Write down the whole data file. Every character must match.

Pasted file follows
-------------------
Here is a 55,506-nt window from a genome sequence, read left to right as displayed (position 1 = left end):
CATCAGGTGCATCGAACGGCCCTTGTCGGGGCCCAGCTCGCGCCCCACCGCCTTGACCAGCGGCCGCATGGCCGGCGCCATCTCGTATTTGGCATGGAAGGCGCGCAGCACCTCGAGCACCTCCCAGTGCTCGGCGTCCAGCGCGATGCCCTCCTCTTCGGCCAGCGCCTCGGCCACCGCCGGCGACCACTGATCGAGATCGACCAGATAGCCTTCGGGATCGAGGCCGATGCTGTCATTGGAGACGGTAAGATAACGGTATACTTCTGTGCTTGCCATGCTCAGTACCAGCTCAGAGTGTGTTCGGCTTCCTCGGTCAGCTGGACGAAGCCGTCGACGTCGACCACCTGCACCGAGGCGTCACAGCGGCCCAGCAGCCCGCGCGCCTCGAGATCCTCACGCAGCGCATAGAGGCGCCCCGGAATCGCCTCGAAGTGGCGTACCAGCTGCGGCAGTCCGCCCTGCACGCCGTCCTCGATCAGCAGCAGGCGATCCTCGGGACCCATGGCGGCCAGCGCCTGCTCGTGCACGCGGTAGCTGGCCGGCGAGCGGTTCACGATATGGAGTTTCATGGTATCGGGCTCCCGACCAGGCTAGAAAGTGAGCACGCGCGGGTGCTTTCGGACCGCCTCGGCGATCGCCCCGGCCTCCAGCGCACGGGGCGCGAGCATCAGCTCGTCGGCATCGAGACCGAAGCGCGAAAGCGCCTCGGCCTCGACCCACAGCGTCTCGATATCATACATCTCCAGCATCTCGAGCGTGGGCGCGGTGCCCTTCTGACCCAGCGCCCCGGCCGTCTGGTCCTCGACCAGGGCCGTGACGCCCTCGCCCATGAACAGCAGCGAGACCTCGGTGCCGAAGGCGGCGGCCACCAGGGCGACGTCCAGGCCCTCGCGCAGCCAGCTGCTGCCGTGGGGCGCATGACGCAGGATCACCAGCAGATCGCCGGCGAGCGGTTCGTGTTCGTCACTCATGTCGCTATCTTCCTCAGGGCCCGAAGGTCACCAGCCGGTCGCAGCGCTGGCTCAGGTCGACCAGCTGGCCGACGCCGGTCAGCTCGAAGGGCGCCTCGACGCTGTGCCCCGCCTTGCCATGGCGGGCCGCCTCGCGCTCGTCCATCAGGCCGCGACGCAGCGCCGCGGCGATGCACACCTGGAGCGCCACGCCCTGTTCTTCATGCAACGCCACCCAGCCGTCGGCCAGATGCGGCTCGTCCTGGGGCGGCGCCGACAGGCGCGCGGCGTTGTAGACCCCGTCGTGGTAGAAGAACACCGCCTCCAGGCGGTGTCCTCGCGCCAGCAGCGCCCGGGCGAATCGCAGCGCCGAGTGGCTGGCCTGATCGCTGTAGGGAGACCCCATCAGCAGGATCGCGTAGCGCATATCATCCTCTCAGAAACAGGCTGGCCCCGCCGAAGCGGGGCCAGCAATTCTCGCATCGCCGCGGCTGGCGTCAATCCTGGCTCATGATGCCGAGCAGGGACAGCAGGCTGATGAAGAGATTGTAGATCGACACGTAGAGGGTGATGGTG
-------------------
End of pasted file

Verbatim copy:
Here is a 55,506-nt window from a genome sequence, read left to right as displayed (position 1 = left end):
CATCAGGTGCATCGAACGGCCCTTGTCGGGGCCCAGCTCGCGCCCCACCGCCTTGACCAGCGGCCGCATGGCCGGCGCCATCTCGTATTTGGCATGGAAGGCGCGCAGCACCTCGAGCACCTCCCAGTGCTCGGCGTCCAGCGCGATGCCCTCCTCTTCGGCCAGCGCCTCGGCCACCGCCGGCGACCACTGATCGAGATCGACCAGATAGCCTTCGGGATCGAGGCCGATGCTGTCATTGGAGACGGTAAGATAACGGTATACTTCTGTGCTTGCCATGCTCAGTACCAGCTCAGAGTGTGTTCGGCTTCCTCGGTCAGCTGGACGAAGCCGTCGACGTCGACCACCTGCACCGAGGCGTCACAGCGGCCCAGCAGCCCGCGCGCCTCGAGATCCTCACGCAGCGCATAGAGGCGCCCCGGAATCGCCTCGAAGTGGCGTACCAGCTGCGGCAGTCCGCCCTGCACGCCGTCCTCGATCAGCAGCAGGCGATCCTCGGGACCCATGGCGGCCAGCGCCTGCTCGTGCACGCGGTAGCTGGCCGGCGAGCGGTTCACGATATGGAGTTTCATGGTATCGGGCTCCCGACCAGGCTAGAAAGTGAGCACGCGCGGGTGCTTTCGGACCGCCTCGGCGATCGCCCCGGCCTCCAGCGCACGGGGCGCGAGCATCAGCTCGTCGGCATCGAGACCGAAGCGCGAAAGCGCCTCGGCCTCGACCCACAGCGTCTCGATATCATACATCTCCAGCATCTCGAGCGTGGGCGCGGTGCCCTTCTGACCCAGCGCCCCGGCCGTCTGGTCCTCGACCAGGGCCGTGACGCCCTCGCCCATGAACAGCAGCGAGACCTCGGTGCCGAAGGCGGCGGCCACCAGGGCGACGTCCAGGCCCTCGCGCAGCCAGCTGCTGCCGTGGGGCGCATGACGCAGGATCACCAGCAGATCGCCGGCGAGCGGTTCGTGTTCGTCACTCATGTCGCTATCTTCCTCAGGGCCCGAAGGTCACCAGCCGGTCGCAGCGCTGGCTCAGGTCGACCAGCTGGCCGACGCCGGTCAGCTCGAAGGGCGCCTCGACGCTGTGCCCCGCCTTGCCATGGCGGGCCGCCTCGCGCTCGTCCATCAGGCCGCGACGCAGCGCCGCGGCGATGCACACCTGGAGCGCCACGCCCTGTTCTTCATGCAACGCCACCCAGCCGTCGGCCAGATGCGGCTCGTCCTGGGGCGGCGCCGACAGGCGCGCGGCGTTGTAGACCCCGTCGTGGTAGAAGAACACCGCCTCCAGGCGGTGTCCTCGCGCCAGCAGCGCCCGGGCGAATCGCAGCGCCGAGTGGCTGGCCTGATCGCTGTAGGGAGACCCCATCAGCAGGATCGCGTAGCGCATATCATCCTCTCAGAAACAGGCTGGCCCCGCCGAAGCGGGGCCAGCAATTCTCGCATCGCCGCGGCTGGCGTCAATCCTGGCTCATGATGCCGAGCAGGGACAGCAGGCTGATGAAGAGATTGTAGATCGACACGTAGAGGGTGATGGTG